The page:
Thanks for visiting our blog.

The Uppermost House in winter.

Last night I found my daughter staring out the kitchen window. “Oh, no,” she said, hands on her hips. “Dad, wears the snow shovel?” I looked out and saw just a dusting on the lawn. “I don’t think there is enough, Mandy,” I said. “Oh, there will be,” she said, confidently.

This morning at 5:30 I was shovelling six inches. Welcome, winter.

For the next four months, we will hibernate, coming out only to shovel off the skating pond, scrape a windshield, or go for a quiet ski across the fields. But, every once in a while, we will trudge out to the forest, climb three stories into a tree, light a fire in the stove, and just sit and watch the world go by.

If you want to find out more about the treehouse, and the award-winning book that tells its story, please visit our extensive pages, or our website, You can order a signed copy of the book directly from our website and get it in time for the holidays!

With the holidays coming, I thought I would give you a sneak peak at our book Treehouse Chronicles: One Man’s Dream of Life Aloft

Please see the links to sample pages at the end of this post.

The book, published in 2005 by TMC Books (Too Many Cats), a micropublisher made up of three guys working out of an old barn in New Hampshire, has gone on to win 7 (seven!) national book awards. It will make a wonderful gift for anyone interested in treehouses, family, relationships, natural history, and dreaming big dreams.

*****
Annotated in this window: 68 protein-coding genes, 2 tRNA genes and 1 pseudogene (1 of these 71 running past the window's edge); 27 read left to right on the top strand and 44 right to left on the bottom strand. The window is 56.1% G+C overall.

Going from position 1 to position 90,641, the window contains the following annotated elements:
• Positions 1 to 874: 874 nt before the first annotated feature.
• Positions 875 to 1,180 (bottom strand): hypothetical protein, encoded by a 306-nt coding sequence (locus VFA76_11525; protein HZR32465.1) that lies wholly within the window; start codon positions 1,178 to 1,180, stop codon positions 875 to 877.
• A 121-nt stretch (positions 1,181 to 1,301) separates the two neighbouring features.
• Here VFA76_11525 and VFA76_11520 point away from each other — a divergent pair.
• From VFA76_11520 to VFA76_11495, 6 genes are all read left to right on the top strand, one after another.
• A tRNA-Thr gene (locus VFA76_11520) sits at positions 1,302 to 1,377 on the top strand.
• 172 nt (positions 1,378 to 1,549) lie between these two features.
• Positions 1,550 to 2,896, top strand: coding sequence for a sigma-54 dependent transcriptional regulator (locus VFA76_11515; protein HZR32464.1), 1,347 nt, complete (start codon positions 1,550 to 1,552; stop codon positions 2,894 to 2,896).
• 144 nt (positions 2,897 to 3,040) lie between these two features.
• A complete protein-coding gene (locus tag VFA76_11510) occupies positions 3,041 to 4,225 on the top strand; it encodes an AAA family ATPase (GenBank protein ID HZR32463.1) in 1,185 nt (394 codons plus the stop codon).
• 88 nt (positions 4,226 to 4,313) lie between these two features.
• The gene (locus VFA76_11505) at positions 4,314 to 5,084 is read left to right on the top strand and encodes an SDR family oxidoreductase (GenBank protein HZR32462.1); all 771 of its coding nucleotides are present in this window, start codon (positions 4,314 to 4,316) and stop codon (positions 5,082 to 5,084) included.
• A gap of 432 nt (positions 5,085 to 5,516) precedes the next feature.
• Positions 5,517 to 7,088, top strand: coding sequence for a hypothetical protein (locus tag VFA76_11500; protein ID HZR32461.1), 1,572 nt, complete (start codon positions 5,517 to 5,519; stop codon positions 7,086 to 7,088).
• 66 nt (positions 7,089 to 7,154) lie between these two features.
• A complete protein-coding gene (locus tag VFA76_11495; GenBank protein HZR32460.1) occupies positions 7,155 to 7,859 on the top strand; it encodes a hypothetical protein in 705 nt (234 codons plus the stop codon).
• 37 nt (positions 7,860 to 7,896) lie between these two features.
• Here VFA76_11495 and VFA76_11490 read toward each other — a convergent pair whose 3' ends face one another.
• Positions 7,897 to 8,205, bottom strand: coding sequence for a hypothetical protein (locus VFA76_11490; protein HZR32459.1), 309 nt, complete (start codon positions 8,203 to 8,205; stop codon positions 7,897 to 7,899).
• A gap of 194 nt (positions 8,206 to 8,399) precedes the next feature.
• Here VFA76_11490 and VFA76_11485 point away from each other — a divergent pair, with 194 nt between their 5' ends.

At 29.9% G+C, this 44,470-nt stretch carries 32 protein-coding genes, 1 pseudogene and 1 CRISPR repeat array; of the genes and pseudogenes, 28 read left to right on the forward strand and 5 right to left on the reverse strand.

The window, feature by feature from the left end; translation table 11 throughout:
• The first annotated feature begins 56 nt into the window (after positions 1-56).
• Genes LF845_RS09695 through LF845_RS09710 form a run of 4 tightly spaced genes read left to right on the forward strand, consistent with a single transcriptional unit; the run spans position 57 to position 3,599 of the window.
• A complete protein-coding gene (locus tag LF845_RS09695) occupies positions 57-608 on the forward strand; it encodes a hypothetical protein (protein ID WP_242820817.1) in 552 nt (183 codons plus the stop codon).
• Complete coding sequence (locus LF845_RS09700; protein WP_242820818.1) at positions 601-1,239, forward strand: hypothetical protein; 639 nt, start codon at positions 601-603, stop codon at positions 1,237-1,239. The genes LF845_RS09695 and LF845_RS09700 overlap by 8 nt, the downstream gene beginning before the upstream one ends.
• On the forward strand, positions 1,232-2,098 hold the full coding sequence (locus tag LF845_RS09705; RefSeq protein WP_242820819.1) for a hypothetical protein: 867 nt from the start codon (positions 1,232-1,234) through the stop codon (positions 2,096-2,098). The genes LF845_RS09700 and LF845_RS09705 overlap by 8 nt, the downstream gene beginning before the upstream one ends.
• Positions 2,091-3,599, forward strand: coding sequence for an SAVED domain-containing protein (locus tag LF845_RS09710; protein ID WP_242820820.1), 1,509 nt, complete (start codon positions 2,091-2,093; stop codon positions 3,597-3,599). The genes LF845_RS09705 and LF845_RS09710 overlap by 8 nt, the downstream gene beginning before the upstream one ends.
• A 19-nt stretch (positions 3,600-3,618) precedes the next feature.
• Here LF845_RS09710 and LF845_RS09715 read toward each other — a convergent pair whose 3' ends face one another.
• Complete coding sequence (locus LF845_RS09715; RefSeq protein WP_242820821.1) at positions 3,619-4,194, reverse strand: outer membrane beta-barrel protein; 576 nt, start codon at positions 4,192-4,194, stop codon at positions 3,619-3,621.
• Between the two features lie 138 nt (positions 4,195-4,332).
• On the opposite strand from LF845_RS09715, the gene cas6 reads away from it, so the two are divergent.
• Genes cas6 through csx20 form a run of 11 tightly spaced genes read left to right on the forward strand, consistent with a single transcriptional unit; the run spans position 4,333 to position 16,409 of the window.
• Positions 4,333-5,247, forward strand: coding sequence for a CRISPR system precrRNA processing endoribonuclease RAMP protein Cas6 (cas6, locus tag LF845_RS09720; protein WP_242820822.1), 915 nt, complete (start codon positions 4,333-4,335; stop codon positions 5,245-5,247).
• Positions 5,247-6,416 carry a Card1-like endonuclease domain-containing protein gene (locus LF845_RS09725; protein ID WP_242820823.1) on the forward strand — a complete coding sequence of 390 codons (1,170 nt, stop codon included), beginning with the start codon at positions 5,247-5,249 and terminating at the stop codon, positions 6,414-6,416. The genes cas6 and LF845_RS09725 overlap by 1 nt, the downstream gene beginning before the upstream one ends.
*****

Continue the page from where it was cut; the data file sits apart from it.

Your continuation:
Yes, this is shameless self-promotion, but don’t just take my word for it. Here is just a (small) sampling of the outstanding coverage this story has recieved:

  1. The story of this amazing treehouse and the book that tells it’s tale has been featured in over 30 newspapers across the US including USA Today, the the Boston Globe, the Dallas Morning News, and the St. Petersburg Times.
  2. The treehouse has been featured on local TV as well as on the Home & Garden cable channel, on the Hallmark channel, and on New Hampshire Public Radio.
  3. The book has been praised by dozens of reviewers including the chair of the National Outdoor Book awards, Garrison Keillor (of NPR’s Prairie Home Companion and Writer’s Almanac fame), Bill McKibben, author of the classic book The End of Nature, Judson Hale, Editor-In-Chief of Yankee Magazine, and Michael Collier, the director of the Bread Loaf Writer’s Conference.
  4. The story has been told in magazines such as Popular Mechanics, Maine Boats Homes & Harbors, Portland Monthly, and Accent Home & Garden.
  5. If you want even more, check out our endorsements and review pages.

And now for the fun part
(just click the embedded links)

Treehouse Chronicles
“The story of what happens when big people decide
to be kids again and they have tools and lumber.”

Read the introduction by Tedd Benson, renowned timberframe builder and author.
Read the opening essay.
Things didn’t always go smoothly; read about a couple of close calls.
This book is all about family; read about the author’s Mom.
Full of natural history essays; read about a brush with hurricane.
Read about a touching father and son moment (sort of).
A three-year lesson in problem-solving; read about a clever solution.

Hooked? If you would like to buy a signed copy of the book (personalized by the author), please visit Alternately, you can visit your favorite online bookseller, such as Amazon or Barnes & Noble.


Blog Stats

  • 348,490 hits
March 2019
« May